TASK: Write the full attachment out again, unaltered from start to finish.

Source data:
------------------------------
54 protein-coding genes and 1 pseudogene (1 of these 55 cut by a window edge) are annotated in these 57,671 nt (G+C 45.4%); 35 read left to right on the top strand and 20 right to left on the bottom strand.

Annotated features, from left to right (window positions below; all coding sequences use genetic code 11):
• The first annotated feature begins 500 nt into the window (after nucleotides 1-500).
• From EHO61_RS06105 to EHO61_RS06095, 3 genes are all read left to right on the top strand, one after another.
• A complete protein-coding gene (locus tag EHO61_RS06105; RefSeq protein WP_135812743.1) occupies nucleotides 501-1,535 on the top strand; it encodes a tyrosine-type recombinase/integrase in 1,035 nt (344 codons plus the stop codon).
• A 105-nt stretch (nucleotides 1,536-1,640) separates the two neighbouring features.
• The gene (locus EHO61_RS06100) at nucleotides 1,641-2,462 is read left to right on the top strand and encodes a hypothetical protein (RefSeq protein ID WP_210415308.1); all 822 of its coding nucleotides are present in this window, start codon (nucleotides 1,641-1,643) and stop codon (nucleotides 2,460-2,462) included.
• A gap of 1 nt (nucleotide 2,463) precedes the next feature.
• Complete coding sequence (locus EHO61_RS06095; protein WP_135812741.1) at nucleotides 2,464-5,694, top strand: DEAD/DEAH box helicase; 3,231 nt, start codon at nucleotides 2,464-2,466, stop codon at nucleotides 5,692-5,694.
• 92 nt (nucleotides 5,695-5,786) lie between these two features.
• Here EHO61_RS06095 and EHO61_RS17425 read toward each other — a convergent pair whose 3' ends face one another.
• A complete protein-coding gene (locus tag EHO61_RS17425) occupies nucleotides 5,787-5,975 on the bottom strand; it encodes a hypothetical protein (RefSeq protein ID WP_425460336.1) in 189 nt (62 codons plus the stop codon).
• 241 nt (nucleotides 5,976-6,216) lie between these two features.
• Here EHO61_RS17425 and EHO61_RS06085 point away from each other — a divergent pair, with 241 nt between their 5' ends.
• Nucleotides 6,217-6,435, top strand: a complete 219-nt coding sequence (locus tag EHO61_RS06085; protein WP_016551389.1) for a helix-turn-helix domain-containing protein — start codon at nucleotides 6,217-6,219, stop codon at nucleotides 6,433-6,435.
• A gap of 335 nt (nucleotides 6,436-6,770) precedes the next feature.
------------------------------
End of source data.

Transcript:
54 protein-coding genes and 1 pseudogene (1 of these 55 cut by a window edge) are annotated in these 57,671 nt (G+C 45.4%); 35 read left to right on the top strand and 20 right to left on the bottom strand.

Annotated features, from left to right (window positions below; all coding sequences use genetic code 11):
• The first annotated feature begins 500 nt into the window (after nucleotides 1-500).
• From EHO61_RS06105 to EHO61_RS06095, 3 genes are all read left to right on the top strand, one after another.
• A complete protein-coding gene (locus tag EHO61_RS06105; RefSeq protein WP_135812743.1) occupies nucleotides 501-1,535 on the top strand; it encodes a tyrosine-type recombinase/integrase in 1,035 nt (344 codons plus the stop codon).
• A 105-nt stretch (nucleotides 1,536-1,640) separates the two neighbouring features.
• The gene (locus EHO61_RS06100) at nucleotides 1,641-2,462 is read left to right on the top strand and encodes a hypothetical protein (RefSeq protein ID WP_210415308.1); all 822 of its coding nucleotides are present in this window, start codon (nucleotides 1,641-1,643) and stop codon (nucleotides 2,460-2,462) included.
• A gap of 1 nt (nucleotide 2,463) precedes the next feature.
• Complete coding sequence (locus EHO61_RS06095; protein WP_135812741.1) at nucleotides 2,464-5,694, top strand: DEAD/DEAH box helicase; 3,231 nt, start codon at nucleotides 2,464-2,466, stop codon at nucleotides 5,692-5,694.
• 92 nt (nucleotides 5,695-5,786) lie between these two features.
• Here EHO61_RS06095 and EHO61_RS17425 read toward each other — a convergent pair whose 3' ends face one another.
• A complete protein-coding gene (locus tag EHO61_RS17425) occupies nucleotides 5,787-5,975 on the bottom strand; it encodes a hypothetical protein (RefSeq protein ID WP_425460336.1) in 189 nt (62 codons plus the stop codon).
• 241 nt (nucleotides 5,976-6,216) lie between these two features.
• Here EHO61_RS17425 and EHO61_RS06085 point away from each other — a divergent pair, with 241 nt between their 5' ends.
• Nucleotides 6,217-6,435, top strand: a complete 219-nt coding sequence (locus tag EHO61_RS06085; protein WP_016551389.1) for a helix-turn-helix domain-containing protein — start codon at nucleotides 6,217-6,219, stop codon at nucleotides 6,433-6,435.
• A gap of 335 nt (nucleotides 6,436-6,770) precedes the next feature.